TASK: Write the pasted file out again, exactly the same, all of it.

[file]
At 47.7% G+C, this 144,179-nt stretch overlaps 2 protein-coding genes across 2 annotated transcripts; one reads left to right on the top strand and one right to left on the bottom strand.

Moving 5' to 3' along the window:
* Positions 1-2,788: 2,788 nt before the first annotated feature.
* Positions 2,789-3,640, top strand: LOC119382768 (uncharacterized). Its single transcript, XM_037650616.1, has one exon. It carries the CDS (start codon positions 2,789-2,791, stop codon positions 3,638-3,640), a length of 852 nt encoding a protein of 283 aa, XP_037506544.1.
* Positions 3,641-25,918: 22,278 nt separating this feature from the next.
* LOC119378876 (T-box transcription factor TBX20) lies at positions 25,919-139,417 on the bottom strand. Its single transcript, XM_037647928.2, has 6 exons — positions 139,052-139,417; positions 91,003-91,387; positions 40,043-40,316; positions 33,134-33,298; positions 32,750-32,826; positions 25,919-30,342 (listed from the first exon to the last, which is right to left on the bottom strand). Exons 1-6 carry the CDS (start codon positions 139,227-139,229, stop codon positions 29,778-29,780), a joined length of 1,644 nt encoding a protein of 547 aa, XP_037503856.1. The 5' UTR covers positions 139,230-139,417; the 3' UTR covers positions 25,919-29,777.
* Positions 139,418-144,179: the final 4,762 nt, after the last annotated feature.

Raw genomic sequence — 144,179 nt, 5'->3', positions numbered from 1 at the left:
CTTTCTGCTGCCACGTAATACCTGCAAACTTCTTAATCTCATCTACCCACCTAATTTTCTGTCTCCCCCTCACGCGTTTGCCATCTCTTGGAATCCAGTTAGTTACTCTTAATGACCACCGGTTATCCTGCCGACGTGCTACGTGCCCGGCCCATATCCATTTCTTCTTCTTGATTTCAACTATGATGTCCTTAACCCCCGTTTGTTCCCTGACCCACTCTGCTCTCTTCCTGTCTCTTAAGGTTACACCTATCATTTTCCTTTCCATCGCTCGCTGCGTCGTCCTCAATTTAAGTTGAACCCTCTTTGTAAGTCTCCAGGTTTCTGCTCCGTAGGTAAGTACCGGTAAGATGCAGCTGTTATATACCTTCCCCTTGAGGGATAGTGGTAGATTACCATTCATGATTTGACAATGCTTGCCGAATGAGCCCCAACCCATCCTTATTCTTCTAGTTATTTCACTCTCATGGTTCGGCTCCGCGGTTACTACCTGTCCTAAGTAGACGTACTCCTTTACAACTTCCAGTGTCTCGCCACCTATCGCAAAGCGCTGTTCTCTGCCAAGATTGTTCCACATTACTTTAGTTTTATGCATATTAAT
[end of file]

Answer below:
At 47.7% G+C, this 144,179-nt stretch overlaps 2 protein-coding genes across 2 annotated transcripts; one reads left to right on the top strand and one right to left on the bottom strand.

Moving 5' to 3' along the window:
* Positions 1-2,788: 2,788 nt before the first annotated feature.
* Positions 2,789-3,640, top strand: LOC119382768 (uncharacterized). Its single transcript, XM_037650616.1, has one exon. It carries the CDS (start codon positions 2,789-2,791, stop codon positions 3,638-3,640), a length of 852 nt encoding a protein of 283 aa, XP_037506544.1.
* Positions 3,641-25,918: 22,278 nt separating this feature from the next.
* LOC119378876 (T-box transcription factor TBX20) lies at positions 25,919-139,417 on the bottom strand. Its single transcript, XM_037647928.2, has 6 exons — positions 139,052-139,417; positions 91,003-91,387; positions 40,043-40,316; positions 33,134-33,298; positions 32,750-32,826; positions 25,919-30,342 (listed from the first exon to the last, which is right to left on the bottom strand). Exons 1-6 carry the CDS (start codon positions 139,227-139,229, stop codon positions 29,778-29,780), a joined length of 1,644 nt encoding a protein of 547 aa, XP_037503856.1. The 5' UTR covers positions 139,230-139,417; the 3' UTR covers positions 25,919-29,777.
* Positions 139,418-144,179: the final 4,762 nt, after the last annotated feature.

Raw genomic sequence — 144,179 nt, 5'->3', positions numbered from 1 at the left:
CTTTCTGCTGCCACGTAATACCTGCAAACTTCTTAATCTCATCTACCCACCTAATTTTCTGTCTCCCCCTCACGCGTTTGCCATCTCTTGGAATCCAGTTAGTTACTCTTAATGACCACCGGTTATCCTGCCGACGTGCTACGTGCCCGGCCCATATCCATTTCTTCTTCTTGATTTCAACTATGATGTCCTTAACCCCCGTTTGTTCCCTGACCCACTCTGCTCTCTTCCTGTCTCTTAAGGTTACACCTATCATTTTCCTTTCCATCGCTCGCTGCGTCGTCCTCAATTTAAGTTGAACCCTCTTTGTAAGTCTCCAGGTTTCTGCTCCGTAGGTAAGTACCGGTAAGATGCAGCTGTTATATACCTTCCCCTTGAGGGATAGTGGTAGATTACCATTCATGATTTGACAATGCTTGCCGAATGAGCCCCAACCCATCCTTATTCTTCTAGTTATTTCACTCTCATGGTTCGGCTCCGCGGTTACTACCTGTCCTAAGTAGACGTACTCCTTTACAACTTCCAGTGTCTCGCCACCTATCGCAAAGCGCTGTTCTCTGCCAAGATTGTTCCACATTACTTTAGTTTTATGCATATTAAT